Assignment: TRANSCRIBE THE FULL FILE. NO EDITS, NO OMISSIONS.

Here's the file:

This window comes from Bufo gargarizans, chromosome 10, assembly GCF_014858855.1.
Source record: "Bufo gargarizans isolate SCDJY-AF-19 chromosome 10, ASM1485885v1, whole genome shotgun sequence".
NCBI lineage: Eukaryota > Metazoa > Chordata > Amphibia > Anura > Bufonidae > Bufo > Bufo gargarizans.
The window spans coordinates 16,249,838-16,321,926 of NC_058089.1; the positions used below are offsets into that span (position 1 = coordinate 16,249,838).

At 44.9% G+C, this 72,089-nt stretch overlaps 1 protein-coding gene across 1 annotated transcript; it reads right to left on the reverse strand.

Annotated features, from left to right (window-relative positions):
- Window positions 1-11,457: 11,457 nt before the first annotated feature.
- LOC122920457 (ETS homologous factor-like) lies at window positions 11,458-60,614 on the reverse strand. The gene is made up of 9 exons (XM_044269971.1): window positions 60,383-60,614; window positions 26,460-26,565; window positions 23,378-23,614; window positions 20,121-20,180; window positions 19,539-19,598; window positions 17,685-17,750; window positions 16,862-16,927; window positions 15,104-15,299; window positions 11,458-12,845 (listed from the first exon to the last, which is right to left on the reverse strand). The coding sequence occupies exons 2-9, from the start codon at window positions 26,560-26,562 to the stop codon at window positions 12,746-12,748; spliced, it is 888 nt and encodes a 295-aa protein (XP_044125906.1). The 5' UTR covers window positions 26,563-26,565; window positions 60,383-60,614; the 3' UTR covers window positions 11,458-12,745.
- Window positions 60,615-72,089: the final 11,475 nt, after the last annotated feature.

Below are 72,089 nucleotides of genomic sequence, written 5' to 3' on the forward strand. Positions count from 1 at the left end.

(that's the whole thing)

This window comes from Bufo gargarizans, chromosome 10, assembly GCF_014858855.1.
Source record: "Bufo gargarizans isolate SCDJY-AF-19 chromosome 10, ASM1485885v1, whole genome shotgun sequence".
NCBI lineage: Eukaryota > Metazoa > Chordata > Amphibia > Anura > Bufonidae > Bufo > Bufo gargarizans.
The window spans coordinates 16,249,838-16,321,926 of NC_058089.1; the positions used below are offsets into that span (position 1 = coordinate 16,249,838).

At 44.9% G+C, this 72,089-nt stretch overlaps 1 protein-coding gene across 1 annotated transcript; it reads right to left on the reverse strand.

Annotated features, from left to right (window-relative positions):
- Window positions 1-11,457: 11,457 nt before the first annotated feature.
- LOC122920457 (ETS homologous factor-like) lies at window positions 11,458-60,614 on the reverse strand. The gene is made up of 9 exons (XM_044269971.1): window positions 60,383-60,614; window positions 26,460-26,565; window positions 23,378-23,614; window positions 20,121-20,180; window positions 19,539-19,598; window positions 17,685-17,750; window positions 16,862-16,927; window positions 15,104-15,299; window positions 11,458-12,845 (listed from the first exon to the last, which is right to left on the reverse strand). The coding sequence occupies exons 2-9, from the start codon at window positions 26,560-26,562 to the stop codon at window positions 12,746-12,748; spliced, it is 888 nt and encodes a 295-aa protein (XP_044125906.1). The 5' UTR covers window positions 26,563-26,565; window positions 60,383-60,614; the 3' UTR covers window positions 11,458-12,745.
- Window positions 60,615-72,089: the final 11,475 nt, after the last annotated feature.

Below are 72,089 nucleotides of genomic sequence, written 5' to 3' on the forward strand. Positions count from 1 at the left end.